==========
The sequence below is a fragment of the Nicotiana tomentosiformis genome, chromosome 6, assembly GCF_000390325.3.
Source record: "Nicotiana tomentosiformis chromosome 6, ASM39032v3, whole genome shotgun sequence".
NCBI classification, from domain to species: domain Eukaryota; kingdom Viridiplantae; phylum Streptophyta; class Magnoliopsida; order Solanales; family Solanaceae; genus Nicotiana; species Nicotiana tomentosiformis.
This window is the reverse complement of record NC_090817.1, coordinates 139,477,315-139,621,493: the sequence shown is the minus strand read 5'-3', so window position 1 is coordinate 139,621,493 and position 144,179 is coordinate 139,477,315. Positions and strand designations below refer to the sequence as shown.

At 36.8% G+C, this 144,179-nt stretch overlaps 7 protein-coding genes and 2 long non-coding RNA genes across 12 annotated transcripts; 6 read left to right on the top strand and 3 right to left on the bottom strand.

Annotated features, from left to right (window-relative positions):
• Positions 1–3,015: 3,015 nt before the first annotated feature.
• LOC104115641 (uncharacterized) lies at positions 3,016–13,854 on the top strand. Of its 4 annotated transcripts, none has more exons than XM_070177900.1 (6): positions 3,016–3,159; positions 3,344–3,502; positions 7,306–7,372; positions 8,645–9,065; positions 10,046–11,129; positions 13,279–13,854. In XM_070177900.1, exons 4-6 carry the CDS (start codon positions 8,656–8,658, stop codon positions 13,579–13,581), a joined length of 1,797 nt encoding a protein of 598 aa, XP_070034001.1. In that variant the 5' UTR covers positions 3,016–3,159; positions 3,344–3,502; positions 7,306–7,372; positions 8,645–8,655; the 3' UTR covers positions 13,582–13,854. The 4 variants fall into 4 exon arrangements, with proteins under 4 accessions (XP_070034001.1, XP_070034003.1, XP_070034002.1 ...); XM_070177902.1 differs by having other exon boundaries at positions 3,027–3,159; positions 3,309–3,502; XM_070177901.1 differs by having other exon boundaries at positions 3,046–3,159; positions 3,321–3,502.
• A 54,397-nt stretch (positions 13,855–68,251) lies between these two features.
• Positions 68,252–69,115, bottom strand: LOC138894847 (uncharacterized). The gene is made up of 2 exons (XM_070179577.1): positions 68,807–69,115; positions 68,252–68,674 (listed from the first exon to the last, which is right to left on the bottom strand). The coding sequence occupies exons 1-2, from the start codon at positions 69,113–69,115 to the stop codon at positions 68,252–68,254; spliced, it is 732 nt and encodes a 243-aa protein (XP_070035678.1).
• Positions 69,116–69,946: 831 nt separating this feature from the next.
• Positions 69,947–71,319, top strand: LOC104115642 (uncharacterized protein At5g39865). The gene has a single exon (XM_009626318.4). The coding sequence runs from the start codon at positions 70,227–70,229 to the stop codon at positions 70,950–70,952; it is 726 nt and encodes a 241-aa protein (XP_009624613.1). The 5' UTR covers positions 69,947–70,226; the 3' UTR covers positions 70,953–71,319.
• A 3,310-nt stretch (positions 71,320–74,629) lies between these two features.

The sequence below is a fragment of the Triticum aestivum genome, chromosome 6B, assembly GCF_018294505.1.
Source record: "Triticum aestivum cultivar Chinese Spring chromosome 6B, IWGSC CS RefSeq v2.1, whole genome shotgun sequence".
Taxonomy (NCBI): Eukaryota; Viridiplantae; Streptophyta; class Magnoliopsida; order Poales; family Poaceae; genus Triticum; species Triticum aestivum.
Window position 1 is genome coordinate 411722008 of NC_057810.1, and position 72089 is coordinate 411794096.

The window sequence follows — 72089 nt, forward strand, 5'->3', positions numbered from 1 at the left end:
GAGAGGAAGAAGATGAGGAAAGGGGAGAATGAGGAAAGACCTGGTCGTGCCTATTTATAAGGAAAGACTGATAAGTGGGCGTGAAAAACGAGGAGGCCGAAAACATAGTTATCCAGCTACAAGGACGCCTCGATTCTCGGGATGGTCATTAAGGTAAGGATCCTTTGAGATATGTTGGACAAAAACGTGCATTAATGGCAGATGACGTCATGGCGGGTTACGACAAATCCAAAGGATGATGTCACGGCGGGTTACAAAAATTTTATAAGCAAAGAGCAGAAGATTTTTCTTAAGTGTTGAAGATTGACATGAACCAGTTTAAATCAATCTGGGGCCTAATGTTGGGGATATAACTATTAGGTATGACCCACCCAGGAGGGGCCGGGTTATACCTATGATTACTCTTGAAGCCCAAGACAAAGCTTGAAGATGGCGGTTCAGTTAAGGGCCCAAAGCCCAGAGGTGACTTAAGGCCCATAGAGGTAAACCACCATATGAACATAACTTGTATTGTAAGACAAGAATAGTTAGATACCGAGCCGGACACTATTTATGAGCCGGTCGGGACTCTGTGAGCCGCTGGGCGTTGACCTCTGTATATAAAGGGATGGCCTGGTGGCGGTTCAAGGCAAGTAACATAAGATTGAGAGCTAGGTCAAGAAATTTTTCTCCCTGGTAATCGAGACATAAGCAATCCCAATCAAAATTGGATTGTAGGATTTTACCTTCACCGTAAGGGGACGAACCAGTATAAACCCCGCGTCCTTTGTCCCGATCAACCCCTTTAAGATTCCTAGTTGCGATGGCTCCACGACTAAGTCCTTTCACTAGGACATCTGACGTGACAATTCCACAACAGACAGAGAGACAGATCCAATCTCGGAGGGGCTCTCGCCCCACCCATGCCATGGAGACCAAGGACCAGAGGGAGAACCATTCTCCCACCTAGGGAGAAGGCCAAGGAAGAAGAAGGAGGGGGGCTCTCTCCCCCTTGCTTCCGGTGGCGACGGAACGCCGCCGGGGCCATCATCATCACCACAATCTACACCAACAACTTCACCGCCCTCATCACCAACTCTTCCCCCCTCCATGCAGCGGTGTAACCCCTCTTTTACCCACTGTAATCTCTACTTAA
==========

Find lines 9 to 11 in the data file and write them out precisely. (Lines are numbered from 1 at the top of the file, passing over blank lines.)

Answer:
• A 54,397-nt stretch (positions 13,855–68,251) lies between these two features.
• Positions 68,252–69,115, bottom strand: LOC138894847 (uncharacterized). The gene is made up of 2 exons (XM_070179577.1): positions 68,807–69,115; positions 68,252–68,674 (listed from the first exon to the last, which is right to left on the bottom strand). The coding sequence occupies exons 1-2, from the start codon at positions 69,113–69,115 to the stop codon at positions 68,252–68,254; spliced, it is 732 nt and encodes a 243-aa protein (XP_070035678.1).
• Positions 69,116–69,946: 831 nt separating this feature from the next.